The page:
Disappointed in India, Boeing and Lockheed Martin Eye Other Fighter Requirements
U.S. defense contractors eliminated from the $10 billion competition to provide India’s medium multi-role combat aircraft (MMRCA) cite several other international programs and competitions as opportunities for their respective platforms. But the start of Japan's F-X contest in April and fighter requirements in countries including Denmark, Malaysia and Brazil did nothing to mask the clear disappointment expressed by U.S. Ambassador to India Timothy Roemer and contractors Boeing and Lockheed Martin, over India’s down-select decision.
The Indian Defence Ministry on April 28 said it had short-listed the Dassault Rafale and Eurofighter Typhoon for the MMRCA requirement, eliminating Boeing’s F/A-18IN Super Hornet and Lockheed Martin’s F-16 as well as the Saab Gripen and Mikoyan MiG-35. Roemer resigned as ambassador to New Delhi the same day, although reportedly his decision predated the down select choice.
Lockheed Martin is contracted to produce the F-16 through mid-2013. Deliveries under the 126-aircraft MMRCA program would have started in 2015 or beyond, extending F-16 production.
“It’s certainly a loss; let´s not sugarcoat it,” said Bill McHenry, Lockheed Martin director of business development for F-16 programs. “We were spending a lot of effort and a lot of time. We took the Indian competition seriously and we were planning on those aircraft.”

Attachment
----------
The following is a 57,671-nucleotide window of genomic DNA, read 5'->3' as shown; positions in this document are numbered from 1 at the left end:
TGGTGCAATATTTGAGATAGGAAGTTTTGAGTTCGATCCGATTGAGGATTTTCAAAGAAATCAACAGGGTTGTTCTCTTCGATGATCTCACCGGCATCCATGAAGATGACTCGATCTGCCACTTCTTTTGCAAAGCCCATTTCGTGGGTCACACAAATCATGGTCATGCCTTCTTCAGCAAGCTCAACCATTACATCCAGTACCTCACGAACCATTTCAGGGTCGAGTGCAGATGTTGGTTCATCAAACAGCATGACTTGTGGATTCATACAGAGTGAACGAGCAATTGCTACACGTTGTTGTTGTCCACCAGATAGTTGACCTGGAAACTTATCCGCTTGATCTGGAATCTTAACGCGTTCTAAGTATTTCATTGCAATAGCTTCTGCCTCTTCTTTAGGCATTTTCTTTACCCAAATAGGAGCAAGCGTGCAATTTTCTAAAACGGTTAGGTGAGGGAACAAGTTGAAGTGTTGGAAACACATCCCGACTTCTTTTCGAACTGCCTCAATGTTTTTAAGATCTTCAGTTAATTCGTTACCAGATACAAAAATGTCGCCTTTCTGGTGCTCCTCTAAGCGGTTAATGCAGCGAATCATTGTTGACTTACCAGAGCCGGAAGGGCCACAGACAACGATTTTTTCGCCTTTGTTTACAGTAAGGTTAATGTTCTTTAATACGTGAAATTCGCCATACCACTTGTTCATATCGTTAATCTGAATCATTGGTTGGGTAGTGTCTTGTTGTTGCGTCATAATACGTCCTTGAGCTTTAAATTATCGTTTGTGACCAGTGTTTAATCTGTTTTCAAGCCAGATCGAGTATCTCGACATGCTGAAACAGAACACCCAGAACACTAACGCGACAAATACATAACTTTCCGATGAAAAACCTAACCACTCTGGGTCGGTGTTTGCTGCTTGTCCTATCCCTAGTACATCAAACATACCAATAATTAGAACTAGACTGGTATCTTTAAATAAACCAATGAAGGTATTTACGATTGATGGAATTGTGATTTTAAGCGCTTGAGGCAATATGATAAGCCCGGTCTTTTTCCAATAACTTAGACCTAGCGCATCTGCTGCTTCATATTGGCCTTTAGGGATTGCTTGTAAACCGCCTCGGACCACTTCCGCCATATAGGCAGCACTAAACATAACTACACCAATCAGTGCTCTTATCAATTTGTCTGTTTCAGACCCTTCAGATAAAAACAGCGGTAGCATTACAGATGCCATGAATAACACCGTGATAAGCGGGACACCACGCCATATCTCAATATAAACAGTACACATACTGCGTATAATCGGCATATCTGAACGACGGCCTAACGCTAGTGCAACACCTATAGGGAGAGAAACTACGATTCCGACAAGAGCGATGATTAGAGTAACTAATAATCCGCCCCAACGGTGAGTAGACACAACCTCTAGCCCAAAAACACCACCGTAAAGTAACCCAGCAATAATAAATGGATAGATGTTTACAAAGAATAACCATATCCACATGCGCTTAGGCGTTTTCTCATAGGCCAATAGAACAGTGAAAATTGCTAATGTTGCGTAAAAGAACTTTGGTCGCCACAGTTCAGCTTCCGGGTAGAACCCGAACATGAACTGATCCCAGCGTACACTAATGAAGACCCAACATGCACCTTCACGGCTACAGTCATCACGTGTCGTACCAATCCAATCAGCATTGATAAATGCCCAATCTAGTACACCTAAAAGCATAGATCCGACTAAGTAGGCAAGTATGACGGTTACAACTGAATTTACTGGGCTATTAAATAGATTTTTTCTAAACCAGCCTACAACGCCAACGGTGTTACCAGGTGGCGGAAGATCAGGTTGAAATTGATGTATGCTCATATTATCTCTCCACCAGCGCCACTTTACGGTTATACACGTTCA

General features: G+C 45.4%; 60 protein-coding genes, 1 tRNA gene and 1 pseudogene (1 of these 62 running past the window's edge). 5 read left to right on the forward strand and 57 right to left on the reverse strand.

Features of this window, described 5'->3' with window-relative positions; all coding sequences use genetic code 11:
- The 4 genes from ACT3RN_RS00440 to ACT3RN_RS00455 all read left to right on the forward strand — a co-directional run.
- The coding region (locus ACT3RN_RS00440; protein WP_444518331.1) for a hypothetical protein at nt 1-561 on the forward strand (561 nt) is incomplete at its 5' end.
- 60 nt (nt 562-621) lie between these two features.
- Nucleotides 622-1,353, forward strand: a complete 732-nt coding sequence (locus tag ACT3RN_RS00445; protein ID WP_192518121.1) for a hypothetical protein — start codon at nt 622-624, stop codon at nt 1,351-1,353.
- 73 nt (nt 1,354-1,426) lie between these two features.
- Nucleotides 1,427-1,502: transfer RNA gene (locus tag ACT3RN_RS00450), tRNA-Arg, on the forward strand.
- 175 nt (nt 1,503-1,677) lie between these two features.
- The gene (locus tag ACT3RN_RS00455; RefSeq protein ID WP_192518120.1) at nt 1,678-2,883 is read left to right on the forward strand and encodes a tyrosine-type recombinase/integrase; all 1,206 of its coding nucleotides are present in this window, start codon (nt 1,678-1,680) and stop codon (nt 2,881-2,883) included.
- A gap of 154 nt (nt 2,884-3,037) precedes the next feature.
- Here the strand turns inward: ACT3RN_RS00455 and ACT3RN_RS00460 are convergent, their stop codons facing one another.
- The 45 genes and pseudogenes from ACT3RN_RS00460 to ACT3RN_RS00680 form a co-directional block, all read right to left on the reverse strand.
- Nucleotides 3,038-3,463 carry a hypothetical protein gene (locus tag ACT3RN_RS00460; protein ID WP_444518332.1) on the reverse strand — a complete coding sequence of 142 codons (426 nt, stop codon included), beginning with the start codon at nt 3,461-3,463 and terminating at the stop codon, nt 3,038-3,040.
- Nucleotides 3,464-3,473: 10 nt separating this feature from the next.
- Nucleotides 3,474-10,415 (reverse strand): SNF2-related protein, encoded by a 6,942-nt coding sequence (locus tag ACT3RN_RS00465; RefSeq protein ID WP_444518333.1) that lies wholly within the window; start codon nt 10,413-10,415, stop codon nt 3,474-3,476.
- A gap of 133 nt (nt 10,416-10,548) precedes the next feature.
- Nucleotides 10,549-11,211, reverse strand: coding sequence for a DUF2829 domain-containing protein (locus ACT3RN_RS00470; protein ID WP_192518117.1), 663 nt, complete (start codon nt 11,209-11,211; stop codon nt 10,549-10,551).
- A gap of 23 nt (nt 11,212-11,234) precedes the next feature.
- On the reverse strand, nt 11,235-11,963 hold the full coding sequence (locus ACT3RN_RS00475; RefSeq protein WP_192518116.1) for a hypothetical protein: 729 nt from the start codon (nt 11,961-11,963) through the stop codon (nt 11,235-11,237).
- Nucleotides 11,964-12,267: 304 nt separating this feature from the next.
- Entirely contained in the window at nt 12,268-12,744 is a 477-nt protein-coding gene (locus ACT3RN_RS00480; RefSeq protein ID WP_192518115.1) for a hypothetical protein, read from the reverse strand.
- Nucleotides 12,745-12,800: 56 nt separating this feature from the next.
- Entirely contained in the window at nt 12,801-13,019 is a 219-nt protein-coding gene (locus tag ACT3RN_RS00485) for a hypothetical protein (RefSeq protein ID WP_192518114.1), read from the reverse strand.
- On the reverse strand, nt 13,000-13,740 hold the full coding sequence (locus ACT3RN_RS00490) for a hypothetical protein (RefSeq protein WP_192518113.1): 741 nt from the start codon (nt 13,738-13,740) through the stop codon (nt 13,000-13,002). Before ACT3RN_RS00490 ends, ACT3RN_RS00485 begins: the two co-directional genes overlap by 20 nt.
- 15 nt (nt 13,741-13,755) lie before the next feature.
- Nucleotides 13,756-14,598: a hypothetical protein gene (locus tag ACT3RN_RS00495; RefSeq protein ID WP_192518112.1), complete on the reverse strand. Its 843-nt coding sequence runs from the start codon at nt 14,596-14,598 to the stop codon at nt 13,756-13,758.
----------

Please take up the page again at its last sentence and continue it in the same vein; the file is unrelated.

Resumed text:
Nevertheless, Lockheed Martin is set to provide F-16s under Foreign Military Sales to Iraq and Oman. The Defense Security Cooperation Agency (DSCA) in September notified Congress of the Obama administration's intent to sell 18 F-16IQs to Iraq, a sale worth $4.2 billion with associated equipment and services. DSCA notified Congress in August of the intent to sell 18 Block 50/52 F-16s to Oman in a transaction valued at $3.5 billion.
India was the first international competition in which Boeing’s F/A-18E/F Super Hornet was offered. Australia has ordered 24 tandem-seat F/A-18Fs as an interim step to Lockheed Martin's F-35 Lightning II.
“We have work with the U.S. Navy going on that guarantees [Super Hornet] production to 2015,” said a Boeing spokeswoman. Beyond that, she said, Boeing plans to compete for Japan’s F-X requirement, for which bids are due in September, and fighter acquisitions by Brazil, Denmark, Malaysia and unidentified Middle Eastern countries.McHenry said Lockheed Martin is offering either the F-16 or F-35 for many of the same competitions.